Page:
President Clinton’s move to head off the drive for school prayer could backfire as religious right activists vow to use the initiative to push for more religion in America’s classrooms.
The guidelines are a “road map” for bringing religion into the schools, said the Rev. Lou Sheldon, chairman of the Traditional Values Coalition, a church lobbying organization based in Anaheim, Calif and a chief architect of the highly controversial “religious equality amendment.”
“The president helped us because he raised the level of the issue,” said Sheldon, a born Jew who converted decades ago at the age of 15 after “seeing the light” at an evangelists meeting in his native Washington, D.C.
It was largely in an effort to stave off Sheldon and other religious rights activists — and especially their congressional backers — that Clinton last week issued a set of guidelines defining the vast array of religious activity legally permitted in public schools.
Jewish groups mostly applauded the president’s initiative, but some said they are looking for some fine-tuning to avoid a backlash against Jewish and other minority students.
The guidelines, which the president said “borrows heavily” from a recently released study on the subject by a coalition spearheaded by the American Jewish Congress, spell out what forms of religious expression are currently allowed in the schools.
Nothing that nothing in the First Amendment “converts our public schools into religion-free zones,” the guidelines address such issues as student prayer and religious discussion, teaching about religion and the wearing of religious grab.
The administration hopes that once Americans realize the extent of the protections under current law, politicians will abandon their efforts to amend the constitution.
Clinton, who unveiled his guidelines in a speech at a Virginia high school last week, vowed to send the guidelines to all of America’s 15,000 school districts before the beginning of the school year.
“The Constitution protected the free exercise of religion, but prohibited the establishment of religion,” Clinton said in his speech.
“It does not, as some people have implied, make us a religion-free country,” he said.
While many Jewish activists — concerned most with averting the enactment of a constitutional amendment — praised Clinton for his initiative, some suggested that some changes are necessary to help clarify what is prohibited in the schools.
“It’s a fair criticism of the presidential memo that it did not state unequivocally what is prohibited,” said Marc Stern, co-director of the legal department of AJCongress and the primary author of the guidelines on which Clinton’s directives were based.
“It would have been nice had the president emphasized more of the prohibitions,” he said.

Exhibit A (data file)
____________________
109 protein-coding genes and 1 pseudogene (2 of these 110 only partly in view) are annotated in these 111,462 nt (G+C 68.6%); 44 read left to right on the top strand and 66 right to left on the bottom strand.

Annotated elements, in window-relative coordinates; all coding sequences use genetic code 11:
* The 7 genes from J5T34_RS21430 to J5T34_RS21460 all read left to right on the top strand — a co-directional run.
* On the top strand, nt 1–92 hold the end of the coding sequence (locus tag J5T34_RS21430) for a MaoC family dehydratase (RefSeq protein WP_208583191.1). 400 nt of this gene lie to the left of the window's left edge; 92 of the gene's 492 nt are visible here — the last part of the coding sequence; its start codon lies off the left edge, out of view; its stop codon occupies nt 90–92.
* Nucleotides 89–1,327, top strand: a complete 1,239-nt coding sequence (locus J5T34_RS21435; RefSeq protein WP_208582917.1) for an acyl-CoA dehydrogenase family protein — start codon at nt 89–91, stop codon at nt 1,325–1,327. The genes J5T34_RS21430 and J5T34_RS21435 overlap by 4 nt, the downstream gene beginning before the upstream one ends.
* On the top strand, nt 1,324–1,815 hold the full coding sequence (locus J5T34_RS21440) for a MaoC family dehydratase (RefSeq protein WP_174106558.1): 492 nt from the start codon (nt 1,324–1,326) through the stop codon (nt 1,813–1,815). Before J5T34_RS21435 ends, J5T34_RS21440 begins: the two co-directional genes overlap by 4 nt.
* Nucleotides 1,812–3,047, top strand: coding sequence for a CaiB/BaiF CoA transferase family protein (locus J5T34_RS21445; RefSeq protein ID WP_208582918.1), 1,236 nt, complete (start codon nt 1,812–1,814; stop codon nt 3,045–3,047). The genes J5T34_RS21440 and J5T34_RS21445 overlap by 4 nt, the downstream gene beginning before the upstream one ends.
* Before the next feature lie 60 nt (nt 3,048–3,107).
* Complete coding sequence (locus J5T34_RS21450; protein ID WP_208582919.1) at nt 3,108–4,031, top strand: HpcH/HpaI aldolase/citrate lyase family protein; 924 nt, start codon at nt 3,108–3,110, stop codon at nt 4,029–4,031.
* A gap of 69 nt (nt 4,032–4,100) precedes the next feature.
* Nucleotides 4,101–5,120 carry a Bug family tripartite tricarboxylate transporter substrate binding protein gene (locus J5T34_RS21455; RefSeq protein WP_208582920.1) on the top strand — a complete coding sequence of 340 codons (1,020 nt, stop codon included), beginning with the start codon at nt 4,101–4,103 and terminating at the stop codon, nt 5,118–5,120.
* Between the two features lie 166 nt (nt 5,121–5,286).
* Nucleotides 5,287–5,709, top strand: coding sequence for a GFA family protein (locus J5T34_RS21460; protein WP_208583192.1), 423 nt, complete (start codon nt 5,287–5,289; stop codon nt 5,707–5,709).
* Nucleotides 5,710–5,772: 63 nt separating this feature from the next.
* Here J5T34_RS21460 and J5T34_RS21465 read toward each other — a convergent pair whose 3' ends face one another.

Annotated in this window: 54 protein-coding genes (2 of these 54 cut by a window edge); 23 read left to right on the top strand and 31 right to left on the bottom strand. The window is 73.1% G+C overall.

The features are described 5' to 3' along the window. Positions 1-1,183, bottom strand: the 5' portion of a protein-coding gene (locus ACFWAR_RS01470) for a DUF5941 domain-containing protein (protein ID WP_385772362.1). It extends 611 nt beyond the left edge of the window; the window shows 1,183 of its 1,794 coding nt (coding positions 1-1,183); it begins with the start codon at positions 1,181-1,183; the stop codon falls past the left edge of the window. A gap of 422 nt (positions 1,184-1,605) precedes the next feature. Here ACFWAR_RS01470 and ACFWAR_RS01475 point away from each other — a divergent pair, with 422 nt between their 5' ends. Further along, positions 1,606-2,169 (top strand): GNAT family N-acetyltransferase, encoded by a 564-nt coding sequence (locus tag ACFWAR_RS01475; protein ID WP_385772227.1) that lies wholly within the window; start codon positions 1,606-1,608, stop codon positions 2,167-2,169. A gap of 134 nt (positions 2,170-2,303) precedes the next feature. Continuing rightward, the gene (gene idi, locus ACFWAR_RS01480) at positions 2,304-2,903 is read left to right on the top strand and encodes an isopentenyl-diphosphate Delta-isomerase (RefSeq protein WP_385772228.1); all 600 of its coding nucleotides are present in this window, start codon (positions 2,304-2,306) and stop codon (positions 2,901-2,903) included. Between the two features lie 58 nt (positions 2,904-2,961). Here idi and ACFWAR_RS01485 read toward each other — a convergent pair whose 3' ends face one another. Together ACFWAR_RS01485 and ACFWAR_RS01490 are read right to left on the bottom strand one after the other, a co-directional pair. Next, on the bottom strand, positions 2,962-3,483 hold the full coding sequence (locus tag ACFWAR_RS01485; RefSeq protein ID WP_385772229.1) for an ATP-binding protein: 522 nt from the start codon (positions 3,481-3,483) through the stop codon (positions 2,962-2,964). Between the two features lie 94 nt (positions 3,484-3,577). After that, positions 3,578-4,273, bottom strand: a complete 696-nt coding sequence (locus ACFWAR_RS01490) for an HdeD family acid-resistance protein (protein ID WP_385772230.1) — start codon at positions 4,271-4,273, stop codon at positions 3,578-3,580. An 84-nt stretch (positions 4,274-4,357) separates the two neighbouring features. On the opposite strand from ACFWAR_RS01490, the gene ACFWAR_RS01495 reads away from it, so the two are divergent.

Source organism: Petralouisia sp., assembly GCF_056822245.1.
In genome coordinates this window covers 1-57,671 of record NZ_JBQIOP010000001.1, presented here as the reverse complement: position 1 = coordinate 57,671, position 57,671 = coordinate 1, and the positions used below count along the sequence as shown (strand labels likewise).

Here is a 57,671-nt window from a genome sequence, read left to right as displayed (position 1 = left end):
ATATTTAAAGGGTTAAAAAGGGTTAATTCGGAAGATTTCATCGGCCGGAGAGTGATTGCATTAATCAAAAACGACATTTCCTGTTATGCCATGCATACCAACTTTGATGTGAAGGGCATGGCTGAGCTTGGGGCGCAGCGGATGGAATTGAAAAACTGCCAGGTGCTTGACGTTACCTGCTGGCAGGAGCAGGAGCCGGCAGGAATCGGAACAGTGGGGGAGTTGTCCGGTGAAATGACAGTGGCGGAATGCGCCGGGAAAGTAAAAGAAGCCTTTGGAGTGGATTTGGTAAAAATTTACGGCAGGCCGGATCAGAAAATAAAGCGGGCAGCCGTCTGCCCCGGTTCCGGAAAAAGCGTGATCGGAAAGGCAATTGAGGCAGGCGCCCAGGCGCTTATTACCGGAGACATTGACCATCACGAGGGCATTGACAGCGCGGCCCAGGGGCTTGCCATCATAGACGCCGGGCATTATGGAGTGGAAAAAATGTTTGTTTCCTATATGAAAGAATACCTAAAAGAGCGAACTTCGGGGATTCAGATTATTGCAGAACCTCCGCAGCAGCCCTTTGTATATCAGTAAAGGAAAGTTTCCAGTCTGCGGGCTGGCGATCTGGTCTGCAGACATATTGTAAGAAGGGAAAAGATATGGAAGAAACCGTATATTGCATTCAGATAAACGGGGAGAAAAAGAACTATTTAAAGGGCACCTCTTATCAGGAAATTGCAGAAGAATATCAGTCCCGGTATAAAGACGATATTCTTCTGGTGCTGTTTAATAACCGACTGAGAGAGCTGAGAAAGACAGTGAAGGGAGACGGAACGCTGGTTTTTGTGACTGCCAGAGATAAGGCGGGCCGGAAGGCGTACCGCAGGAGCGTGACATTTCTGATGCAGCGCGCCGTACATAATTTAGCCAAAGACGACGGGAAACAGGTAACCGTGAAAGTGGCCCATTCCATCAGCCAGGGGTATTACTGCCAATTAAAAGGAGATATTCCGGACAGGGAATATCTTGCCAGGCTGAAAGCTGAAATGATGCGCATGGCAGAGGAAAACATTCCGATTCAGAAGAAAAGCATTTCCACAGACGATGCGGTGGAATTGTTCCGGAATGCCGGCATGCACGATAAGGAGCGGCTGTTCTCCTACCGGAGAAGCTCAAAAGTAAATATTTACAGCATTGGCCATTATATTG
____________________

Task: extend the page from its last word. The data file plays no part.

Stern acknowledged the possibility that the effort could galvanize the right, but, he said, “We can’t resist acknowledging what law is because someone might distort it.”
“This may be the lesser of two evils, but I don’t see the Jewish community in the position of arguing against religious freedom protected in current law,” he said.
Stern said AJCongress would try to convince the Department of Education, the White House and the attorney general to add language on forbidden religious expression “so what is sent out is clear.”
Among the Orthodox community, Agudath Israel of America said it “commended the thrust” of Clinton’s remarks, but expressed concern that the emphasis on legally protected religious speech “could create problems for children of minority faiths, including Jewish children, in public schools.”
Despite some concerns, several Jewish groups said they believe that the guidelines will be an important tool for educators trying out to navigate the complex nature of religion in school.
The guidelines “give some clarity to schools and communities about what is and is not allowed,” said Rabbi David Sapoerstein, director of the Reform movement’s Religious Action Center.
“Yes, this will lead to more religion, but, no, I don’t believe it will be coercive,” he said.
Clinton’s move “really undermines the argument for a constitutional amendment,” Saperstein added, giving voice to the biggest fear among Jewish and other religious groups.
How the Clinton initiative will impact the debate over a constitutional amendment” this week as religious right activists and members of Congress feverishly worked to complete language on an amendment before lawmakers recess for August.
Although the actual text of an amendment has yet to be introduced into Congress, Sheldon has drafted a broad amendment that, among other things, would allow students to lead their classmates in prayer during the school day.
The Christian Coalition, the pre-eminent organization of the Christian Right, has also made passage of a constitutional amendment the centerpiece of its legislative agenda.
Sheldon has vowed to use Clinton’s initiative to push for the amendment.
The guidelines are “too little, too late,” Sheldon said.
“The whole process and system needs to be flushed out and not just by the Secretary of education,” he said, adding, “It is ludicrous to think (Clinton) is a pope that can shed an ex cathedra message to his community,” Sheldon said, referring to a papal order.
As the debate continues, Clinton left no doubt in his speech last week about his opposition to school prayer.
“When I was in junior high school, it was my responsibility either to start every day by reading the Bible or get somebody else to do it,” he recalled.
“Now, you could say, well, it certainly didn’t do any harm; it might have done a little good,” he said.
But, he added, “I can tell you that all of us who were in there doing it never gave a second thought” that “there were Jews in the classroom who were probably deeply offended by half the stuff we were saying or doing, or maybe made to feel inferior.”